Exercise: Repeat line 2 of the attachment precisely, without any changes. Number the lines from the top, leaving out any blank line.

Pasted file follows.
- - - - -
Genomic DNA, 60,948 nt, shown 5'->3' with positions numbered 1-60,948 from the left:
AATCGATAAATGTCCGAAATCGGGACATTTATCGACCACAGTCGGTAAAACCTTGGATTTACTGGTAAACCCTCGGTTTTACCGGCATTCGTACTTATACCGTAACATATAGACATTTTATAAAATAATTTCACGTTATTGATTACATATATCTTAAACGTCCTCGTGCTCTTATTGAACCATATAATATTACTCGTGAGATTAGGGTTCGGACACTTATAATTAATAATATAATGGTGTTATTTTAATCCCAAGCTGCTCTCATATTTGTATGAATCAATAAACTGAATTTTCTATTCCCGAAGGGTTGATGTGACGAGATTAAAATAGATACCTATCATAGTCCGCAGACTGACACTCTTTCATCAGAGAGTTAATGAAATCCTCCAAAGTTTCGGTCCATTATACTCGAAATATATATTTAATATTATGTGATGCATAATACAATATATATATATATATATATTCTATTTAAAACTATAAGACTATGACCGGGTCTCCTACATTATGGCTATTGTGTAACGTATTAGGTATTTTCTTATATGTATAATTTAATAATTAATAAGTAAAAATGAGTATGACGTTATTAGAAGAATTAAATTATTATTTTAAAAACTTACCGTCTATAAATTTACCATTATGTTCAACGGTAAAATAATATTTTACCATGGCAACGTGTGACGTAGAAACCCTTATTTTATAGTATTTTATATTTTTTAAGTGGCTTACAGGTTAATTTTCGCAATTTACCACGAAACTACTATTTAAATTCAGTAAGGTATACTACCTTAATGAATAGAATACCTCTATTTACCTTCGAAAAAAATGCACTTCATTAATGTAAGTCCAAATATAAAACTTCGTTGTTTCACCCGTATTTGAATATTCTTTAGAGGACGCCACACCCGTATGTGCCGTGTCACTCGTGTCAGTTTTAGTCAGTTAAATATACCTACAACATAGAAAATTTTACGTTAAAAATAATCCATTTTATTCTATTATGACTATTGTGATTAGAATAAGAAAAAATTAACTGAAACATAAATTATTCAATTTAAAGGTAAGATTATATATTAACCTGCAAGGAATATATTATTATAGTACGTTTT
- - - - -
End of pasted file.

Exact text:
AATCGATAAATGTCCGAAATCGGGACATTTATCGACCACAGTCGGTAAAACCTTGGATTTACTGGTAAACCCTCGGTTTTACCGGCATTCGTACTTATACCGTAACATATAGACATTTTATAAAATAATTTCACGTTATTGATTACATATATCTTAAACGTCCTCGTGCTCTTATTGAACCATATAATATTACTCGTGAGATTAGGGTTCGGACACTTATAATTAATAATATAATGGTGTTATTTTAATCCCAAGCTGCTCTCATATTTGTATGAATCAATAAACTGAATTTTCTATTCCCGAAGGGTTGATGTGACGAGATTAAAATAGATACCTATCATAGTCCGCAGACTGACACTCTTTCATCAGAGAGTTAATGAAATCCTCCAAAGTTTCGGTCCATTATACTCGAAATATATATTTAATATTATGTGATGCATAATACAATATATATATATATATATATTCTATTTAAAACTATAAGACTATGACCGGGTCTCCTACATTATGGCTATTGTGTAACGTATTAGGTATTTTCTTATATGTATAATTTAATAATTAATAAGTAAAAATGAGTATGACGTTATTAGAAGAATTAAATTATTATTTTAAAAACTTACCGTCTATAAATTTACCATTATGTTCAACGGTAAAATAATATTTTACCATGGCAACGTGTGACGTAGAAACCCTTATTTTATAGTATTTTATATTTTTTAAGTGGCTTACAGGTTAATTTTCGCAATTTACCACGAAACTACTATTTAAATTCAGTAAGGTATACTACCTTAATGAATAGAATACCTCTATTTACCTTCGAAAAAAATGCACTTCATTAATGTAAGTCCAAATATAAAACTTCGTTGTTTCACCCGTATTTGAATATTCTTTAGAGGACGCCACACCCGTATGTGCCGTGTCACTCGTGTCAGTTTTAGTCAGTTAAATATACCTACAACATAGAAAATTTTACGTTAAAAATAATCCATTTTATTCTATTATGACTATTGTGATTAGAATAAGAAAAAATTAACTGAAACATAAATTATTCAATTTAAAGGTAAGATTATATATTAACCTGCAAGGAATATATTATTATAGTACGTTTT